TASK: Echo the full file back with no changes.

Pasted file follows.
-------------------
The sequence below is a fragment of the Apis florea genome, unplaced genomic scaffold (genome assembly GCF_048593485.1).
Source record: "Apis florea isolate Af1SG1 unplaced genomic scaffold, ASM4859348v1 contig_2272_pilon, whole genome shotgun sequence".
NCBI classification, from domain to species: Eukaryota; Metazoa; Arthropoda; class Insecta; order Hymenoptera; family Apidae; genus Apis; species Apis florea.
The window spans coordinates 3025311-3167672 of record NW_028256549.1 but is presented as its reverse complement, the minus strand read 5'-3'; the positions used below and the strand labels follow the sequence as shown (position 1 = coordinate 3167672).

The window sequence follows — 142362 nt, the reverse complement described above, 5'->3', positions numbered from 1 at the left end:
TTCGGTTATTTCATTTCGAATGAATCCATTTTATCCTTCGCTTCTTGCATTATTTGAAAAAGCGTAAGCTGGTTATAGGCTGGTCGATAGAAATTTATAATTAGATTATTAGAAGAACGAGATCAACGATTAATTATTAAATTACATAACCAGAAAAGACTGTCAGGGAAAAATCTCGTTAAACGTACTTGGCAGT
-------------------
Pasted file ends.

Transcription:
The sequence below is a fragment of the Apis florea genome, unplaced genomic scaffold (genome assembly GCF_048593485.1).
Source record: "Apis florea isolate Af1SG1 unplaced genomic scaffold, ASM4859348v1 contig_2272_pilon, whole genome shotgun sequence".
NCBI classification, from domain to species: Eukaryota; Metazoa; Arthropoda; class Insecta; order Hymenoptera; family Apidae; genus Apis; species Apis florea.
The window spans coordinates 3025311-3167672 of record NW_028256549.1 but is presented as its reverse complement, the minus strand read 5'-3'; the positions used below and the strand labels follow the sequence as shown (position 1 = coordinate 3167672).

The window sequence follows — 142362 nt, the reverse complement described above, 5'->3', positions numbered from 1 at the left end:
TTCGGTTATTTCATTTCGAATGAATCCATTTTATCCTTCGCTTCTTGCATTATTTGAAAAAGCGTAAGCTGGTTATAGGCTGGTCGATAGAAATTTATAATTAGATTATTAGAAGAACGAGATCAACGATTAATTATTAAATTACATAACCAGAAAAGACTGTCAGGGAAAAATCTCGTTAAACGTACTTGGCAGT